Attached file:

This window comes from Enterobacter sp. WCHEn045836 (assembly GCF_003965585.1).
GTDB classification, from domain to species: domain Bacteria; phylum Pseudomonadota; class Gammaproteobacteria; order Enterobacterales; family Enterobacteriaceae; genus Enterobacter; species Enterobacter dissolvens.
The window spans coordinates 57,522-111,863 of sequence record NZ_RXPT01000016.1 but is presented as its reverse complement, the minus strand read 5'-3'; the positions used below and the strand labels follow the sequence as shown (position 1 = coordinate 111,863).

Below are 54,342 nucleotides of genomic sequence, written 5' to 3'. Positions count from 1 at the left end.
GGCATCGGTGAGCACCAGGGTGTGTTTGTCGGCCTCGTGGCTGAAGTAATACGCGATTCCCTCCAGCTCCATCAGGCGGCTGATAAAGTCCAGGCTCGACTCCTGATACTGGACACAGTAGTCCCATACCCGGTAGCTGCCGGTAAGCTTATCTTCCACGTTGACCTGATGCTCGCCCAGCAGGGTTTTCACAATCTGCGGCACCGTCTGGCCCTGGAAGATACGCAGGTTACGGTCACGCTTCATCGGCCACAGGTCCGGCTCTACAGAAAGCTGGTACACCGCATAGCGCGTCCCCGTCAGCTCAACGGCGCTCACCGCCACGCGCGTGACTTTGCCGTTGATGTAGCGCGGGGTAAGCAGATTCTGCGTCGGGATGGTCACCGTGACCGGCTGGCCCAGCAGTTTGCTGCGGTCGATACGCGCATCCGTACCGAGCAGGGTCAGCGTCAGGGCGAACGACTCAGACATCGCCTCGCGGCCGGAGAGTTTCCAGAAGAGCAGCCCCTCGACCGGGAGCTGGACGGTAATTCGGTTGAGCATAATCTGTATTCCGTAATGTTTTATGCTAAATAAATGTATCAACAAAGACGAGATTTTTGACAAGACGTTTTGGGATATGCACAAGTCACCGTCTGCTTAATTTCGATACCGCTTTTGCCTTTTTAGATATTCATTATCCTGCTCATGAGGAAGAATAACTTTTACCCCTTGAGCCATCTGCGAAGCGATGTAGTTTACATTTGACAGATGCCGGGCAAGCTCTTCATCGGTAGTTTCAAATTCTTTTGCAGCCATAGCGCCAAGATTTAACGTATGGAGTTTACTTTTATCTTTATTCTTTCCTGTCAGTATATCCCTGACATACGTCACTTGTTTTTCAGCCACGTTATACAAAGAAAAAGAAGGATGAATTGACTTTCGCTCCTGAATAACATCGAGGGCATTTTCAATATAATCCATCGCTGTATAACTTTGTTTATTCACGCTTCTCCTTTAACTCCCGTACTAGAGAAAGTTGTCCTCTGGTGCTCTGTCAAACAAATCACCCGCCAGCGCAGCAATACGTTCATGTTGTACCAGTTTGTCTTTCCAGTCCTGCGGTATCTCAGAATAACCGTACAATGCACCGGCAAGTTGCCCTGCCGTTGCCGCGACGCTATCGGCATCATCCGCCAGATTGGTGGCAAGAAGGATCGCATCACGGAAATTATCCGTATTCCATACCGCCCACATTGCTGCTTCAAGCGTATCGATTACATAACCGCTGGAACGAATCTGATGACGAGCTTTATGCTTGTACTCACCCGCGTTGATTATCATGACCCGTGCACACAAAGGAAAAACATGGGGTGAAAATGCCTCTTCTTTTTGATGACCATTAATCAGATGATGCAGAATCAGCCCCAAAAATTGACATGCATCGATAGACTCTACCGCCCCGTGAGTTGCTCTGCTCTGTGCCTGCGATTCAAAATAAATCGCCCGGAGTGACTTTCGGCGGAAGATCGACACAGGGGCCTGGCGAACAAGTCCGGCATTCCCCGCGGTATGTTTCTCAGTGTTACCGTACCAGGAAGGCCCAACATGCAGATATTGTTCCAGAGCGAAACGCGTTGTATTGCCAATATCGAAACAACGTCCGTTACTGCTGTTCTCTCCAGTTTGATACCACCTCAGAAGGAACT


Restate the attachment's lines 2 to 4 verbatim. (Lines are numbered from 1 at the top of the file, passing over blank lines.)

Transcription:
GTDB classification, from domain to species: domain Bacteria; phylum Pseudomonadota; class Gammaproteobacteria; order Enterobacterales; family Enterobacteriaceae; genus Enterobacter; species Enterobacter dissolvens.
The window spans coordinates 57,522-111,863 of sequence record NZ_RXPT01000016.1 but is presented as its reverse complement, the minus strand read 5'-3'; the positions used below and the strand labels follow the sequence as shown (position 1 = coordinate 111,863).

Below are 54,342 nucleotides of genomic sequence, written 5' to 3'. Positions count from 1 at the left end.